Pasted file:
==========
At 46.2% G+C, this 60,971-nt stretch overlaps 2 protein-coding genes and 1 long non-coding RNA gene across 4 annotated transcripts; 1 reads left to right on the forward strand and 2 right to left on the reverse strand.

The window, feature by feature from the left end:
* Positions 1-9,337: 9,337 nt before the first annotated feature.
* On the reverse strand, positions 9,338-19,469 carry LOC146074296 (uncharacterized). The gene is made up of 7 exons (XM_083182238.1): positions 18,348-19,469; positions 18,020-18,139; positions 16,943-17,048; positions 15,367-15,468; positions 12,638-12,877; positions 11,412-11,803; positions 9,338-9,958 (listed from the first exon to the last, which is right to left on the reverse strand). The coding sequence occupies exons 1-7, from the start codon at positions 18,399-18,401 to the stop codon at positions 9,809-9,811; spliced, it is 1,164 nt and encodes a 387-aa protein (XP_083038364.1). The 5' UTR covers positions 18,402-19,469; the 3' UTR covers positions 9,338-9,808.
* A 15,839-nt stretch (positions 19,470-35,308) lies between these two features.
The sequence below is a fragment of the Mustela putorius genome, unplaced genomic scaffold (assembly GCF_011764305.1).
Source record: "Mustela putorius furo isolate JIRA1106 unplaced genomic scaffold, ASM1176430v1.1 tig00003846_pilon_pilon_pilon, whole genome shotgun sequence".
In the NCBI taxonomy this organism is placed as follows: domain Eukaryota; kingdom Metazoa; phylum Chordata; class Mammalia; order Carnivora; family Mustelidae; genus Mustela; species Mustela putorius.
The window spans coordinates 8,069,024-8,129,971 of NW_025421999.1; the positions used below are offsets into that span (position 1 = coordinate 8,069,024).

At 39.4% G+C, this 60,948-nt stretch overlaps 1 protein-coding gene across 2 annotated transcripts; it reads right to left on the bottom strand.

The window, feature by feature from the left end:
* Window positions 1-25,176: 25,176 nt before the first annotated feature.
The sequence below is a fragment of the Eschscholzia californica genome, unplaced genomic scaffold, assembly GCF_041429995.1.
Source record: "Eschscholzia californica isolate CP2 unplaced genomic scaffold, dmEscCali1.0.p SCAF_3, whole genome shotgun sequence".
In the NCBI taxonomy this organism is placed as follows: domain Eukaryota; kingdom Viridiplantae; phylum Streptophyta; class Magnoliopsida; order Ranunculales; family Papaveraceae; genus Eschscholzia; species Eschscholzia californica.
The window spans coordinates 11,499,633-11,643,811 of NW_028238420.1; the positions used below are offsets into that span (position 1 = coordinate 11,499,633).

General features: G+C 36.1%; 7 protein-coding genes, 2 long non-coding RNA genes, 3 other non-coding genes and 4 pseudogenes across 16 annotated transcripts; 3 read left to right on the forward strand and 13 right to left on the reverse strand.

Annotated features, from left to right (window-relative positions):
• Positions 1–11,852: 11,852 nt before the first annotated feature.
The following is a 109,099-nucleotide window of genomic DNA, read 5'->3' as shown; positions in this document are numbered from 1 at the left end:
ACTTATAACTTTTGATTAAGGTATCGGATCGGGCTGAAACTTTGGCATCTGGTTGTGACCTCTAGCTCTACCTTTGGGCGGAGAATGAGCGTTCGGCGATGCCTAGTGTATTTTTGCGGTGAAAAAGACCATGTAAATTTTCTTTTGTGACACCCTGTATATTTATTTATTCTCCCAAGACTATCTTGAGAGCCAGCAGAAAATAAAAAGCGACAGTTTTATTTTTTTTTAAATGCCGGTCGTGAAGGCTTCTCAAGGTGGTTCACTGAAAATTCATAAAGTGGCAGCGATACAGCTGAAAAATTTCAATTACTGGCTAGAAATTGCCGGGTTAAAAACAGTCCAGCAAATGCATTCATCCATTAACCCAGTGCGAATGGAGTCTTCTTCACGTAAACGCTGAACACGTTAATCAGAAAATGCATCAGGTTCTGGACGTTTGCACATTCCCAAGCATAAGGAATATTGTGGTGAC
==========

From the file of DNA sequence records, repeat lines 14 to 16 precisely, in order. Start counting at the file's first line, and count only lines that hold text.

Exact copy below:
Source record: "Eschscholzia californica isolate CP2 unplaced genomic scaffold, dmEscCali1.0.p SCAF_3, whole genome shotgun sequence".
In the NCBI taxonomy this organism is placed as follows: domain Eukaryota; kingdom Viridiplantae; phylum Streptophyta; class Magnoliopsida; order Ranunculales; family Papaveraceae; genus Eschscholzia; species Eschscholzia californica.
The window spans coordinates 11,499,633-11,643,811 of NW_028238420.1; the positions used below are offsets into that span (position 1 = coordinate 11,499,633).